The fourteen Pacific Island Countries (PICs), Australia and New Zealand are meeting in Apia, Samoa this week to advance the negotiations of the Pacific Agreement on Closer Economic Relations (PACER) Plus. Significant progress has already been registered on the first day of the negotiations with agreements reached on labour mobility, development assistance and investment.
All Parties to the negotiations recognised and welcomed the steps recently taken by Australia in relation to its Seasonal Worker’s Program, which responded to the long-standing demands made by the PICs in the context of the PACER Plus negotiations on labour mobility. In the context of the announcement of the Northern Australia White Paper, Australia removed the cap on the number of Pacific workers, which was previously limited to 4250, expanded the programme to new sectors beyond horticulture and viticulture to the entire agricultural sector of the country and to accommodation in selected locations. The Program will also be trialled in the tourism sector in Northern Australia. The program will also be extended to all fourteen Pacific Island Countries upon the conclusion of the negotiations.
Negotiators from the PICs expressed satisfaction and appreciation at the move, which has already changed the dynamics of the negotiations and signalled the commitment of Australia to a cutting edge trade and development agreement that would assist the PICs to achieve robust economic growth and sustainable development. Negotiators from the PICs have requested New Zealand to continue exploring ways to make further improvements to the highly successful RSE scheme by increasing the cap and extending it to other sectors of interest to the PICs. It is the belief of the PIC negotiators that these two labour mobility schemes will have a profound effect on the economies of the PICs.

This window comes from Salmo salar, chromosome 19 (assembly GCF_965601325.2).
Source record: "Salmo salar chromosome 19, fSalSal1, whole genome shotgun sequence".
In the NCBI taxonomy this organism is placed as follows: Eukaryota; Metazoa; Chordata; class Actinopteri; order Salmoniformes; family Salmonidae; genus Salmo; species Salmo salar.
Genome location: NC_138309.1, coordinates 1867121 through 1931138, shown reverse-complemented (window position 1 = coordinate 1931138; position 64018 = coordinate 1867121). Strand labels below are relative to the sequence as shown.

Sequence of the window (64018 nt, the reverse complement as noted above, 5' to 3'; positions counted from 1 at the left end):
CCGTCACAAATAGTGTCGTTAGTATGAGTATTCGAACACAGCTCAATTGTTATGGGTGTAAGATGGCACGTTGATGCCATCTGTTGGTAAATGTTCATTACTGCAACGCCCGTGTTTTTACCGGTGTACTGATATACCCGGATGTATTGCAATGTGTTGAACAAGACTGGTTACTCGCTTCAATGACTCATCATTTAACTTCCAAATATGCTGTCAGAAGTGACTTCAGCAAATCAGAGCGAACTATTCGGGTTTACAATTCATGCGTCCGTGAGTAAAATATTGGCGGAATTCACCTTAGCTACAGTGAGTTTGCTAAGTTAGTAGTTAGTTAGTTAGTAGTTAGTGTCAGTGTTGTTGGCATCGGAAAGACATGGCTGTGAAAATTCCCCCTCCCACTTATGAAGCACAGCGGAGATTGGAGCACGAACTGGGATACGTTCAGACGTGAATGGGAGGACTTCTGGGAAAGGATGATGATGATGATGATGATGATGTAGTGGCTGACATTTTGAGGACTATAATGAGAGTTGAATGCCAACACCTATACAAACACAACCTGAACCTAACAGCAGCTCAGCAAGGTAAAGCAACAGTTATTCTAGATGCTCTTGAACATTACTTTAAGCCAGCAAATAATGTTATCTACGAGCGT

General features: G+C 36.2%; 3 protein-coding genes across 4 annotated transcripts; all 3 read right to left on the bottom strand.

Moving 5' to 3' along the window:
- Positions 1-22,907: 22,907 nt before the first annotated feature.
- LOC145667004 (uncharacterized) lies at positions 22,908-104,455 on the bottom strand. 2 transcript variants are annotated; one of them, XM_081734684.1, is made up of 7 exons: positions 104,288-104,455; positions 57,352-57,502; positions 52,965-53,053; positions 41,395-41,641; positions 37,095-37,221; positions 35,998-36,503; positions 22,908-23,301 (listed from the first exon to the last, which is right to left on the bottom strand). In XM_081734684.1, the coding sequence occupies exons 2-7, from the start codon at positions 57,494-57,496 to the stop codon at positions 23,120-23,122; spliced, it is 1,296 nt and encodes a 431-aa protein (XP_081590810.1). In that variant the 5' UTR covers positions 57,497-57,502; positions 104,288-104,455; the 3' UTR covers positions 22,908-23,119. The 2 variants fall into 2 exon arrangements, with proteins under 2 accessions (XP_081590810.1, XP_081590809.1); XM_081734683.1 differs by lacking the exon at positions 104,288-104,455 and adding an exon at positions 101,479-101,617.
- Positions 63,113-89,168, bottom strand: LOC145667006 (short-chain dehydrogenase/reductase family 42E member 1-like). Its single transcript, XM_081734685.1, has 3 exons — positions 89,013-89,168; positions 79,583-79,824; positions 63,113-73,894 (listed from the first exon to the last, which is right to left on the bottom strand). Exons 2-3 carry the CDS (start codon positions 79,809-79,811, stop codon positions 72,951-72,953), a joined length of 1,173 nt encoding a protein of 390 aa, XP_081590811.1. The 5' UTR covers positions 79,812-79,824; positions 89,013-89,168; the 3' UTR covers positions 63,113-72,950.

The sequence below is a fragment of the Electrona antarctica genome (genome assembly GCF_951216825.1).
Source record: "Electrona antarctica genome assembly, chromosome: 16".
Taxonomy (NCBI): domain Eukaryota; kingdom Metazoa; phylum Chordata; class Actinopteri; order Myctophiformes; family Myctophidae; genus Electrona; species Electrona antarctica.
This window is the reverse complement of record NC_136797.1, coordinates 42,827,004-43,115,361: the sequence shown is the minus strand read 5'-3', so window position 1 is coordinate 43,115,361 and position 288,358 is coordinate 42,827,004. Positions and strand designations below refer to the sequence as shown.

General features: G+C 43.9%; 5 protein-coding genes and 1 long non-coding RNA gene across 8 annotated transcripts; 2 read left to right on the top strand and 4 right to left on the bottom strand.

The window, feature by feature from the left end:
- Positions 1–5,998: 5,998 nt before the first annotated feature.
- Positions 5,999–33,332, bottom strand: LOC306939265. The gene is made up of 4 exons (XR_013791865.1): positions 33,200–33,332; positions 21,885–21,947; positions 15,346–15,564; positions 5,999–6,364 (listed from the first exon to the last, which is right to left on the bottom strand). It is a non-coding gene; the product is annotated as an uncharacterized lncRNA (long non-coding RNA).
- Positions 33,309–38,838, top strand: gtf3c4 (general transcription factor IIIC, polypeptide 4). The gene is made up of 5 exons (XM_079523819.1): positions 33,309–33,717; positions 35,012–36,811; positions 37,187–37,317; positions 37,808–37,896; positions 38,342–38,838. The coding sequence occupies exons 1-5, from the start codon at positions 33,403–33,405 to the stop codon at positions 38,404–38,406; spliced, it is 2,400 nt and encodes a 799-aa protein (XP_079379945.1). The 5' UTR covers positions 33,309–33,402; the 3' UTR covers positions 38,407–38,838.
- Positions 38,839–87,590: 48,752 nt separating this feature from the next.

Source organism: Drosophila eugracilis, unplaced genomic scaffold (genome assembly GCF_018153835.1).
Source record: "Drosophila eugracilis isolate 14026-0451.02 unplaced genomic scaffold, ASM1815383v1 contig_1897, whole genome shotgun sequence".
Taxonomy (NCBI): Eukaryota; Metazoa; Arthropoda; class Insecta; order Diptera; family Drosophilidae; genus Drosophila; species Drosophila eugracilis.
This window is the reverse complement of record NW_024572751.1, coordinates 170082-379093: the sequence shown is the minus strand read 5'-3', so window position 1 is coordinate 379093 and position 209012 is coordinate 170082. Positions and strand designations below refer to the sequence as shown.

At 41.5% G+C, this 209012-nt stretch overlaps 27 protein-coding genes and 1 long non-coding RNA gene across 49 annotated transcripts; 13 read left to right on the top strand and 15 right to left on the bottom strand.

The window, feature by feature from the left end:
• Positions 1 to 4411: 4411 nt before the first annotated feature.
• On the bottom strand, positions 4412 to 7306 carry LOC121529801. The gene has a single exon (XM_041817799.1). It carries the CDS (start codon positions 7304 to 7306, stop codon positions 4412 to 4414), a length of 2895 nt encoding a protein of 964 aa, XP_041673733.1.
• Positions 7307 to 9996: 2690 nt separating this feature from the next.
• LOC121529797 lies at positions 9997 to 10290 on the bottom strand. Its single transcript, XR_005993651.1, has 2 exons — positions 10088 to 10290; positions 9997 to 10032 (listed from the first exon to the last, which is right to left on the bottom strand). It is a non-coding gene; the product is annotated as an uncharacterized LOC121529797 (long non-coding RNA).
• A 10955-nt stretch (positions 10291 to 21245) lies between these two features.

“This is a seminal agreement, possibly the most important agreement the PICs have concluded to date”. “The benefits of the RSE and SWP have been felt in communities across recipient countries, where the injection of remittances have benefited many families.’’, said Hon Fonotoe Nuafesili Pierre Lauofo, the Acting Prime Minister of Samoa and the Minister for Trade Negotiations.
“The RSE and SWP have already impacted positively across the Pacific. The changes to these schemes will extend the circle of benefits to many families in the Pacific and enhance their living standards. The PICs will also benefit from increased remittances and the upskilling of their workers who upon their return can establish businesses, generate jobs and contribute to the economic development of their countries”, said Mr. Joseph Maahanua, Permanent Secretary of the Ministry of Foreign Affairs of Solomon Islands and Lead Negotiator of the PICs in the PACER Plus negotiations.
The PIC negotiators also expressed satisfaction with the outcome of the negotiations on development assistance. Australia and New Zealand have committed to providing funding to the PICs not only to assist with the implementation of their obligations under the Agreement, but also to address their broader trade-related needs which should assist them to take advantage of the Agreement to enhance their participation in international trade. The Agreement on Investment should assist the PICs to attract foreign direct investment into the crucial sectors of their economies, while preserving the possibility to carve out sectors where there are national sensitivities.
The negotiations will result in a development-friendly agreement that will provide a strong framework for the PICs to adopt policies which would create an enabling environment for trade and investment to flourish in the region. The PICs will enjoy many flexibilities under the Agreement underscoring that it is not a conventional free trade agreement exclusively focussed on market access, but on facilitating the greater participation of the PICs in international trade, said Dr. Edwini Kessie, the Chief trade Adviser of the Pacific Island Countries.
The negotiations are expected to conclude on Friday. The Parties are planning to meet in Melbourne for the Twelfth Intersessional Meeting, where it is hoped that negotiations on the legal texts will be completed.